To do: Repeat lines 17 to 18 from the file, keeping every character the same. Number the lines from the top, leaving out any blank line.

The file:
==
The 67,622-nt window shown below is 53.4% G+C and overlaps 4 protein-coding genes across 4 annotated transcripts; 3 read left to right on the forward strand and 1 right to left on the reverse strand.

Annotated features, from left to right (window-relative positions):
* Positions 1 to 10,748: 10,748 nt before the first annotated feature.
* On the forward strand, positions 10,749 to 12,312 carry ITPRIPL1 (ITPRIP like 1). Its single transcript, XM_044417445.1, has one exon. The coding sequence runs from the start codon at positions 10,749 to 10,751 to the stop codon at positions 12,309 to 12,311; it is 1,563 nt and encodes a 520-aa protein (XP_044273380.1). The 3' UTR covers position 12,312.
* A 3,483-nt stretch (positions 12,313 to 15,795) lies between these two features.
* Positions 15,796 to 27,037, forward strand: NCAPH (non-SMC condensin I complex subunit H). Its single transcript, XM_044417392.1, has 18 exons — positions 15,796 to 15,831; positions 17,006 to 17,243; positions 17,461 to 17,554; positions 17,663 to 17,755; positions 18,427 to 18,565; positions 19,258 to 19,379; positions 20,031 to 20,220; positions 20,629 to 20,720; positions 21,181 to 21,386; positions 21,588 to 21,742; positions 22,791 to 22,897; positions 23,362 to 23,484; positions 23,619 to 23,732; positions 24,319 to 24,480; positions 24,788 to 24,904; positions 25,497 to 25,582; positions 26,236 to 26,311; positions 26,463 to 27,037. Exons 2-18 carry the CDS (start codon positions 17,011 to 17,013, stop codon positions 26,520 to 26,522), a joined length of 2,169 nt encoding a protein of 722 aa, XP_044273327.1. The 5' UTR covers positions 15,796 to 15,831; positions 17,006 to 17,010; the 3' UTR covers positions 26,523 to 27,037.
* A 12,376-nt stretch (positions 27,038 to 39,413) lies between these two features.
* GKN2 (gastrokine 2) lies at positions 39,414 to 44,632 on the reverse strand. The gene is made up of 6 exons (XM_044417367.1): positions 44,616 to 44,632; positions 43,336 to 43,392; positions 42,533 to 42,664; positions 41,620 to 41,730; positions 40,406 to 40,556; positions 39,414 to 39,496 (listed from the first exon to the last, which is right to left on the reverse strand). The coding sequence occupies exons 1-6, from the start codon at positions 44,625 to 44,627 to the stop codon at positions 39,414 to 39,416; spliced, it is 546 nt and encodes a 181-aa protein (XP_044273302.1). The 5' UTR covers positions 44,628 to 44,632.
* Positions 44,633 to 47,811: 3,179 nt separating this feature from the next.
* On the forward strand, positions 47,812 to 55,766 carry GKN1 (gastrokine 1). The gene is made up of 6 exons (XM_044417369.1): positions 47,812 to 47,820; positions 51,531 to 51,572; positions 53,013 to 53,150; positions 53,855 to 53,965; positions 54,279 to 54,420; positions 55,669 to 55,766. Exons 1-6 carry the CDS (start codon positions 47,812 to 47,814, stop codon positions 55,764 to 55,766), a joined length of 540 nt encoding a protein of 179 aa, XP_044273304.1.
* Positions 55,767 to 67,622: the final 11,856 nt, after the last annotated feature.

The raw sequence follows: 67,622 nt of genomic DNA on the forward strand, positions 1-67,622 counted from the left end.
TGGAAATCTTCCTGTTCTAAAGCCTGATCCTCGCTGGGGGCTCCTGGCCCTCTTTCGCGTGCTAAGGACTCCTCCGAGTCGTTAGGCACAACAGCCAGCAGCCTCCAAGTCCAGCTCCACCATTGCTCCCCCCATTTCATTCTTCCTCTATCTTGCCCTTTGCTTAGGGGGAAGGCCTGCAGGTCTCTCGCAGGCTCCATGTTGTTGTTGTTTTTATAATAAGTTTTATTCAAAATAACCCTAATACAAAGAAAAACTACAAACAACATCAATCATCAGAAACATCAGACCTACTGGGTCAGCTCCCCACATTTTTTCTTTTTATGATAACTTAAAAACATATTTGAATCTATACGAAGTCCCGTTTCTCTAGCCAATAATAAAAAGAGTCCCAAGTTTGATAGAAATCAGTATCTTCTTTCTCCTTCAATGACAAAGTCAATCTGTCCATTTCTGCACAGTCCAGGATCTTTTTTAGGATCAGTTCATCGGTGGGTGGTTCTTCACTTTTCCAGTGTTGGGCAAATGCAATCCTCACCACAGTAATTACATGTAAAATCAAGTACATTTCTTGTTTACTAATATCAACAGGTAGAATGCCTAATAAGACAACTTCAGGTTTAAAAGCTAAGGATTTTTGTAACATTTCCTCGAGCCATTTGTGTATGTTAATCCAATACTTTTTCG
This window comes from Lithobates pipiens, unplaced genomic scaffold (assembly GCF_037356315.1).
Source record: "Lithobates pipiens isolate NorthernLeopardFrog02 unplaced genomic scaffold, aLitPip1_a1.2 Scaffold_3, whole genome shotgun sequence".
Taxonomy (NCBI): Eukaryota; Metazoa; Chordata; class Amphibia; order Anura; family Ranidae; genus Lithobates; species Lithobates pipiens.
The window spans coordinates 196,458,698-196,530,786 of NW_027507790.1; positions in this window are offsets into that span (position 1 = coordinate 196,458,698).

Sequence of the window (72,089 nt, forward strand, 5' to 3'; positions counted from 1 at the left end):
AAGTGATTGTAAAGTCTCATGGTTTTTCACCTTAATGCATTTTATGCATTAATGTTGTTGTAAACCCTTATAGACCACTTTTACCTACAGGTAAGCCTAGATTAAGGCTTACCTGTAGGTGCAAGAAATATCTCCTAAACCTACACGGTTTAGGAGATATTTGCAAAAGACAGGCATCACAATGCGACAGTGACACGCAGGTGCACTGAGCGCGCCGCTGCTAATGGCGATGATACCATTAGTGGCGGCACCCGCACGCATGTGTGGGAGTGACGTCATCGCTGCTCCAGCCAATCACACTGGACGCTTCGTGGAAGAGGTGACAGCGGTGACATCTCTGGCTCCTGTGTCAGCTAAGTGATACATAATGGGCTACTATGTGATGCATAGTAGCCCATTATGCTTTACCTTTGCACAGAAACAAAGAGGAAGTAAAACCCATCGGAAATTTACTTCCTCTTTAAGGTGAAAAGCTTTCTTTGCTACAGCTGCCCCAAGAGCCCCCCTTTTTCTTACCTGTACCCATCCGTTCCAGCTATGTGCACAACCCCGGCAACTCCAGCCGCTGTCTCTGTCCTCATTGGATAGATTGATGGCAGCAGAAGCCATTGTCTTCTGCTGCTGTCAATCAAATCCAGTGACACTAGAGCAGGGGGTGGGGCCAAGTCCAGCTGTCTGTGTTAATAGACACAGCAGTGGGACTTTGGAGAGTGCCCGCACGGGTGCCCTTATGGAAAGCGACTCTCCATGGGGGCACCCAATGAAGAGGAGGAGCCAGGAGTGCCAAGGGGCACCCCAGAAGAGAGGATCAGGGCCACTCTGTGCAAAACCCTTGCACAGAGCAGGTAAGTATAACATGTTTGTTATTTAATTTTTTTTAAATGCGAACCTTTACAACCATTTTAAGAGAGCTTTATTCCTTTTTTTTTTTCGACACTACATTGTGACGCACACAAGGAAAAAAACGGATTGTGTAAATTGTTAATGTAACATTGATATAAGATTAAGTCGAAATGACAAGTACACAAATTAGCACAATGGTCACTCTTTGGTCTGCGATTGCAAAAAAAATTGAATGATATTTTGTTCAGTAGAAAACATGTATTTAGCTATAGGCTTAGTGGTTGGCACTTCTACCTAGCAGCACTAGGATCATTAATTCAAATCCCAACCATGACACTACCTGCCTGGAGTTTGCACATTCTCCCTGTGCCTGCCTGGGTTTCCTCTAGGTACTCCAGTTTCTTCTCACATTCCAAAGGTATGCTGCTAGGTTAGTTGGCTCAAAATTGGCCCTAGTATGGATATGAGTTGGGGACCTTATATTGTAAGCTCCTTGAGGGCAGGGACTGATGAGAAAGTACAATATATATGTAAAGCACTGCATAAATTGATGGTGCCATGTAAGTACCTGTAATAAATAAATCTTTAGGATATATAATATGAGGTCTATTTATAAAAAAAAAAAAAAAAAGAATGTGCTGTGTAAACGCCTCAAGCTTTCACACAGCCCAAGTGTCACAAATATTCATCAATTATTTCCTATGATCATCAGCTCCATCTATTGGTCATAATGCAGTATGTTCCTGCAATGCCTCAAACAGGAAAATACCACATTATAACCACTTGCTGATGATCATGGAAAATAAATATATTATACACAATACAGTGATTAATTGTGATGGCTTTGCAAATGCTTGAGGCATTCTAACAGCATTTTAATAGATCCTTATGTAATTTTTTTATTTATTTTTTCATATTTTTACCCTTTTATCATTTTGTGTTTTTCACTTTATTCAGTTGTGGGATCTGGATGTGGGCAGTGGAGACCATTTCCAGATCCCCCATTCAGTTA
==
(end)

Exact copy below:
The window spans coordinates 196,458,698-196,530,786 of NW_027507790.1; positions in this window are offsets into that span (position 1 = coordinate 196,458,698).

Sequence of the window (72,089 nt, forward strand, 5' to 3'; positions counted from 1 at the left end):